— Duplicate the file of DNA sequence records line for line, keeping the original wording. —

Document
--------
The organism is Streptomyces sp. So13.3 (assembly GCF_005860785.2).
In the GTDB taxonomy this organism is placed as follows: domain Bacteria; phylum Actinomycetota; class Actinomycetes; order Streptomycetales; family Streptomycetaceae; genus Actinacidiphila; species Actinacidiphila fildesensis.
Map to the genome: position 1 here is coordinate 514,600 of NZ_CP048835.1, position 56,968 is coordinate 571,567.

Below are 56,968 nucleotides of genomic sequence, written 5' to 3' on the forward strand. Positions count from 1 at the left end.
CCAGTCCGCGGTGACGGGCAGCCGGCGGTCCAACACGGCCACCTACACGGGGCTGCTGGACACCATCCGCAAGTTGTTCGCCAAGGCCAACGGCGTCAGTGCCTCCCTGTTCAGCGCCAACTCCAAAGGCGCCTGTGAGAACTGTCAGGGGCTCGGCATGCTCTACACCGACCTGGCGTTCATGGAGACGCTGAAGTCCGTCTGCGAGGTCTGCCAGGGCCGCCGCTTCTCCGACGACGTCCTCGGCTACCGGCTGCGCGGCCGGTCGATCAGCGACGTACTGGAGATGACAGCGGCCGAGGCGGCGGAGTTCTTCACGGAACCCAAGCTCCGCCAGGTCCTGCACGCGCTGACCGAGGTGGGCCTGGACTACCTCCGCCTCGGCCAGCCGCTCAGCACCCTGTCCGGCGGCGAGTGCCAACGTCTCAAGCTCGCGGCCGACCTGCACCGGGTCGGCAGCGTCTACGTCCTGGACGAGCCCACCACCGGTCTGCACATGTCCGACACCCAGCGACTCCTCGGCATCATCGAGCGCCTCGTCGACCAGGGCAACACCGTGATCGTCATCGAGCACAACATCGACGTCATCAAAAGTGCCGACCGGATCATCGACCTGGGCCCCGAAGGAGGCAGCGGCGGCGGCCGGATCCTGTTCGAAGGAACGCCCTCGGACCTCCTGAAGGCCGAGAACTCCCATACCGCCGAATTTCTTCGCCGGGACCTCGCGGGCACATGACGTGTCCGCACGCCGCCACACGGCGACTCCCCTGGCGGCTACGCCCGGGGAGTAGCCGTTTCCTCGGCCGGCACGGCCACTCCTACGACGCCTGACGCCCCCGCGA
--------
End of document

The organism is Streptomyces sp. So13.3 (assembly GCF_005860785.2).
In the GTDB taxonomy this organism is placed as follows: domain Bacteria; phylum Actinomycetota; class Actinomycetes; order Streptomycetales; family Streptomycetaceae; genus Actinacidiphila; species Actinacidiphila fildesensis.
Map to the genome: position 1 here is coordinate 514,600 of NZ_CP048835.1, position 56,968 is coordinate 571,567.

Below are 56,968 nucleotides of genomic sequence, written 5' to 3' on the forward strand. Positions count from 1 at the left end.
CCAGTCCGCGGTGACGGGCAGCCGGCGGTCCAACACGGCCACCTACACGGGGCTGCTGGACACCATCCGCAAGTTGTTCGCCAAGGCCAACGGCGTCAGTGCCTCCCTGTTCAGCGCCAACTCCAAAGGCGCCTGTGAGAACTGTCAGGGGCTCGGCATGCTCTACACCGACCTGGCGTTCATGGAGACGCTGAAGTCCGTCTGCGAGGTCTGCCAGGGCCGCCGCTTCTCCGACGACGTCCTCGGCTACCGGCTGCGCGGCCGGTCGATCAGCGACGTACTGGAGATGACAGCGGCCGAGGCGGCGGAGTTCTTCACGGAACCCAAGCTCCGCCAGGTCCTGCACGCGCTGACCGAGGTGGGCCTGGACTACCTCCGCCTCGGCCAGCCGCTCAGCACCCTGTCCGGCGGCGAGTGCCAACGTCTCAAGCTCGCGGCCGACCTGCACCGGGTCGGCAGCGTCTACGTCCTGGACGAGCCCACCACCGGTCTGCACATGTCCGACACCCAGCGACTCCTCGGCATCATCGAGCGCCTCGTCGACCAGGGCAACACCGTGATCGTCATCGAGCACAACATCGACGTCATCAAAAGTGCCGACCGGATCATCGACCTGGGCCCCGAAGGAGGCAGCGGCGGCGGCCGGATCCTGTTCGAAGGAACGCCCTCGGACCTCCTGAAGGCCGAGAACTCCCATACCGCCGAATTTCTTCGCCGGGACCTCGCGGGCACATGACGTGTCCGCACGCCGCCACACGGCGACTCCCCTGGCGGCTACGCCCGGGGAGTAGCCGTTTCCTCGGCCGGCACGGCCACTCCTACGACGCCTGACGCCCCCGCGA